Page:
It isn’t easy. I’ll be the first to admit that. I fluctuate between unbridled anger and overwhelming disbelief for those I disagree. This year I’ve been given a cornucopia of topics in which to disagree with people over. And it takes a lot of energy to try and see their side of things. It’s so much easier to just be angry and hate them for their differences. But that’s the thing…hate isn’t working.

Nietzsche comes to the rescue in this moment and reminds me:

“Beware that, when fighting monsters, you yourself do not become a monster… for when you gaze long into the abyss. The abyss gazes also into you.”

You see, dominate powers are not ultimate powers.

Read that one again.

“Dominant powers are not ultimate powers. Empires fall. Tyrants fade. Systems die. God is still around.” ~ Nadia Bolz-Weber

This horrific pandemic will one day be a thing of history pages. The 45th president of the United States will one day be a footnote in those same history books. The thing I continue to think about is how there will come a time when the 45th president of the United States will be seen as what he truly has been, a necessary evil.

One man has agitated the American soil and reignited the racism, misogyny, ignorance, injustice and failing government that has existed just beneath the surface for so long. The Great American Experiment isn’t dead, I argue, it was a façade all along.

I’m back to being angry again. Angry and exhausted. But there has to be more than anger. Perhaps anger is a catalyst for energy. And perhaps there is a way to tap into that energy of anger and wake up and work toward something greater than anger, hatred and injustice. Maybe through that we’ll find strength. Strength to carry on. Strength to listen to our fellow humans. Strength to bridge a divide, and hell, strength enough to make it through the day.

When I despair, I remember that all through history the way of truth and love has always won. There have been tyrants and murderers and for a time they seem invincible, but in the end, they always fall… think of it, always. -Mahatma Gandhi

I’ve been in a holding pattern since March, most of us have. But to be honest, I’ve been holding my breath since January of 2017. I’ve been waking up and going through the motions, waiting for my life to get back to “Normal”.

But why?

I’m not stuck in my home. My family and I have gone fishing and hiking. We’ve gone swimming in lakes and rivers. We’ve packed picnics all over. My husband and I have had to communicate differently and more honestly than ever before. I’ve continued my yoga practice on a daily basis and found the silence of having nothing to do; the ability to not have to fill a calendar months ahead of time, quite liberating.

The worry and heartache is always there, but I have turned to spiritual leaders, past and present, who have helped. And I live in hope. I have tendencies toward optimism and utter pessimism, but hope is always around, regardless of which way the reading of my ‘glass’ tends to be.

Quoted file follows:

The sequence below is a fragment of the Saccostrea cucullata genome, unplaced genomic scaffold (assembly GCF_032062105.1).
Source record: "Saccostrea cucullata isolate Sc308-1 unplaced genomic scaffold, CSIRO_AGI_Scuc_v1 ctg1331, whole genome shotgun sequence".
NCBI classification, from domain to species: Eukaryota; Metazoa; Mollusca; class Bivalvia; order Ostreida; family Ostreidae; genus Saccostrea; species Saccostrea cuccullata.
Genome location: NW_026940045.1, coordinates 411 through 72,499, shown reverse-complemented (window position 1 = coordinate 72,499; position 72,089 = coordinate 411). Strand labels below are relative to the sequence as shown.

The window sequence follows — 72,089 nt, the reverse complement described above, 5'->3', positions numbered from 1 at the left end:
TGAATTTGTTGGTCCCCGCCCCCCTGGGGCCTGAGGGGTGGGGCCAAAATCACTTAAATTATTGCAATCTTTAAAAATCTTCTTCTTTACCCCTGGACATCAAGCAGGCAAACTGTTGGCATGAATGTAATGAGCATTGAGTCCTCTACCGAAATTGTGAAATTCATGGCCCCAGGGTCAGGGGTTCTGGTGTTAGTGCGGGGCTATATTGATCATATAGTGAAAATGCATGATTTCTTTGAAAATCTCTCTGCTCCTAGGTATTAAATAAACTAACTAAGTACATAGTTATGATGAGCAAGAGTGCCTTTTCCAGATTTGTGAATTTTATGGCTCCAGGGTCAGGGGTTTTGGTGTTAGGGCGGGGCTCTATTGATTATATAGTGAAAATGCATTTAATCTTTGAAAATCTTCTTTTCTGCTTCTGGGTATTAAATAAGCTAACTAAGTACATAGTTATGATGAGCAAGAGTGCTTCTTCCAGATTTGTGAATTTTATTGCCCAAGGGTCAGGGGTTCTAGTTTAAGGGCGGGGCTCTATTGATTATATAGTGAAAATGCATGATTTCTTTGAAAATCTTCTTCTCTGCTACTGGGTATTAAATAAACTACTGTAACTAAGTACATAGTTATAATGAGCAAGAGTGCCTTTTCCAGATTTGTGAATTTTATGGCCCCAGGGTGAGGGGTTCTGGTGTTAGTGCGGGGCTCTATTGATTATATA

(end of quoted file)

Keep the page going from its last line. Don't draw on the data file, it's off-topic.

David Ignatius, a columnist wrote,

“The shared hardship of the pandemic will change America, as surely as did the Great Depression and World War II. The pain is obvious now, but so is the resilience. We’ll be a different country in the future, but maybe a stronger one.”

The ultimate balm from Nadia’s live Instagram was this, that regardless of the turnout of this election, there is going to be a tomorrow.

Tomorrow I am going to wake up at 6 and meditate like I do most days. At 7 I’m going to wake my child up for school. Then I am going to make my coffee and look for something inspirational to read. Then it will be time to sign the kid onto school. Then I will continue to write and create.

Tomorrow I will continue to attempt kindness to my neighbor.

Tomorrow I will continue to try and teach my child right from wrong.

Tomorrow I will continue to keep going.

Tomorrow I will continue to find a moment of joy.

Tomorrow I will continue to build up my backbone.

Wherever your beliefs, spirituality, or the poetry of your soul lies, if you look for it, there is something out there to help you through the dark nights and the depressing days.

I wish that for you.

Here are a few that have helped me.

Tara Brach Tara Brach is an American psychologist, author, and proponent of Buddhist meditation.

Nadia Bolz-Weber is an ordained Lutheran Pastor, founder of House for All Sinners & Saints in Denver, Co, the creator and host of The Confessional and the author of three NYT bestselling memoirs. She writes and speaks about personal failings, recovery, grace, faith, and really whatever the hell else

she wants to. She always sits in the corner with the other weirdoes.

Best Virtual Tours There are zoos, museums, the Eiffel Tower, Disney World…

Sign up HERE for a poem-a day in your email inbox.

Grief.com has some great resources and readings dealing with Covid-19 and the grief we’re all feeling.

I’m a believer in art. Go find Art. Share art you see with others who might need it. Tell me about the art you find.

Art washes away from the soul the dust of everyday life. – Pablo Picasso

The arts are not a way to make a living. They are a very human way of making life more bearable. – Kurt Vonnegut

Your Daily Art sends you a piece of art and a little blurb about it to your inbox every day.

Poetry Unbound from On Being is a weekly poem read by Pádraig Ó Tuama. They are quick podcasts. He reads the poem, talks about it, and then reads it once more. Just a nice time out.

Music…is personal taste. Billboard has a list of online and free concerts coming soon. 

What are you doing during these difficult days? What’s keeping your head above water and rebuilding your backbone. 



  • Bob Niccum

    Another excellent, thought-provoking essay. The portion about things not continuing forever reminded me of a wonderful quote from Israeli author Amos Oz, on PRI’s The World, Nov. 9, 2011:
    I wake up at 5:00 every morning of my life. I live in a small desert town in the south of Israel in the Negev desert. I begin my day by taking a brisk 40 minute walk in the desert which helps me knock everything into proportion. When I come back home and switch on the radio and I hear politicians using words such as never, forever, or for eternity I know the stones out in the desert are laughing at them.

  • Mom

    A balm for me. I love how you can find the words for some of my thoughts. I love you for being hopeful. I love you for being ‘ my kid’

  • Mel

    Such an excellent piece…it hits squarely on the mark and helps me to see things a little differently. I didn’t read this until today (Nov. 8), and today I am happy to see this country experiencing the fall of a tyrant and the rise of so many possibilities!!!